The Secret’s in the Brush—Japanese Eyeliner as Art

The Secret's in the Brush

We invited henna artist Minal Khatri to our studio to talk eyeliner, and we all came away a little bit smarter (and a lot more fabulous).

Henna - Minal

Minal is a master of mehndi, or henna, the ancient Indian herbal art form of skin adornment. Over 100k Instagram followers get some serious inspo from Minal’s mind-blowingly detailed designs, and she travels around the world to work her henna and bridal makeup magic.

As an artist, Minal was eager to explore what she could do with the precision Japanese brush tip and rich, glossy black pigment in our Liquid Eyeliner EX.

“This eyeliner is really good!” she said, laughing. “It’s so precise! I can get really intricate.”

Amanne Eye ArtFirst, Minal traced a perfect cat eye on Amanne, DHC’s communications manager. After stepping back to admire her work, Minal decided to step out of her comfort zone and expand the look—creating a detailed, henna-inspired design, adding curlicues and geometric lines all around Amanne’s eye area. The Japanese brush made it all possible.

Japanese Brush ArtThe art of Japanese brush painting, or sumi-e, goes back thousands of years. Originally, Japanese artisans used soot-based ink, and crafted brushes out of horse or sheep hair and bamboo; each brush could produce delicate, fine lines or bold, thick swipes of pigment depending on the pressure used by the artist.

Our sharp-tipped Japanese brush was made to be used the same way as the calligraphy tools that inspired it. It’s constructed from fine synthetic filaments, ensuring precise application while staying hygienic and keeping its shape.

The eyeliner itself is a long-lasting, water-resistant formulation perfect for a wide range of looks, from a demure, slender line along the lashes to a bold and theatrical accent.

Minal has a lot of experience creating a dramatic look with eyeliner. Until now, she’d worked with pen-tipped liners, so our Japanese brush was a new experience. She loved the glossy universal black shade, and she especially loved how dense the line was. “You don’t need to layer it,” she added.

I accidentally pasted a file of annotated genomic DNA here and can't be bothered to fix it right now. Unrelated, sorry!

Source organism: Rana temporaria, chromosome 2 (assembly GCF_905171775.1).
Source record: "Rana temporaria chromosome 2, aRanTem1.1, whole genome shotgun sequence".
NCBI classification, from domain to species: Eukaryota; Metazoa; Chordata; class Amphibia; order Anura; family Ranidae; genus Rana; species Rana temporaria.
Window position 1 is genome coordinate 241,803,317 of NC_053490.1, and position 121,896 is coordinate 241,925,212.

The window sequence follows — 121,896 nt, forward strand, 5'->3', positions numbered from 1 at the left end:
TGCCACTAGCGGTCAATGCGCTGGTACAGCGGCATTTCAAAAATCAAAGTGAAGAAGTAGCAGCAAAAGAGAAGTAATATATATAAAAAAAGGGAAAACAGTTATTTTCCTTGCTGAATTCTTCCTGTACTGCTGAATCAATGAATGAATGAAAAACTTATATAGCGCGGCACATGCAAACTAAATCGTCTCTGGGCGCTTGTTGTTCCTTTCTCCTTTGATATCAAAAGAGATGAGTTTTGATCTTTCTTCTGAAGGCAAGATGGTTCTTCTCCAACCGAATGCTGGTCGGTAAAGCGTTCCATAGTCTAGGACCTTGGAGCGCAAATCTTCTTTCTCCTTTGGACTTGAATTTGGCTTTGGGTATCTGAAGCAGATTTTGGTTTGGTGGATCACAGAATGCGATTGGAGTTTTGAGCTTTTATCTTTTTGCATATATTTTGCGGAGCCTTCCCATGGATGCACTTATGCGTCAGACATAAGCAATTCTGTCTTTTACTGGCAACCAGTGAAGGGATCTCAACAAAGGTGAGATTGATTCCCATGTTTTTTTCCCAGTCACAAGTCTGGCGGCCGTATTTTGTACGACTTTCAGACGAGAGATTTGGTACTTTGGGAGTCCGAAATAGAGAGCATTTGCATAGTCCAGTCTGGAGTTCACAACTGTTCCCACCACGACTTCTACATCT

“I wanted to test how steady I could get” with this in-studio demo, she said. “When I do a winged eyeliner for a bride, that is exactly what I want. We all want that perfect wing.”

Artist spotlight: Minal Khatri


Minal Khatri got her start as a henna artist at age 10. Taught by her mother in her home country of Fiji, Minal did her first professional henna job when she was just 14 and went on to study at the AK Academy founded by Ash Kumar, one of the world’s top henna artists. After earning her certification from the academy, she decided to go solo in 2010, and she’s been in high demand ever since.

To see one of Minal’s temporary henna tattoo designs is to be blown away by the level of detail and balance. She formulates her own natural henna paste, and applies it inch by inch to the hands, arms and feet of lucky brides (and their friends). The henna goes on black when it’s wet, and it dries to an earthy red shade that lasts for about two weeks before gently fading away.

Many brides ask Minal to write the groom’s name in hidden text, keeping with tradition. Want a peacock-feather pattern? Mangoes and paisleys? Tiny, pearl-like dots, vines and flowers in an ancient Indian design? A San Francisco skyline? No problem.

Folks who know mehndi can spot a Minal design, she said. “I’m known for a contemporary look, and for leaving a lot of spacing so that it’s not very dense. When you leave negative spaces, it actually puts the focus on the different elements that you do want to highlight.”

Now that mehndi has gone mainstream, Minal is busier than ever. Celebs like Kate Middleton, Beyoncé, Katy Perry, Selena Gomez and Madonna are fans of the temporary henna tattoo, while Rihanna loved the look so much that she made her henna hand design permanent in 2013. Artists, instead of competing with each other, now share inspiration on social media.

“Everybody is so excited about mehndi,” she says. “Instagram took it to a different level.”

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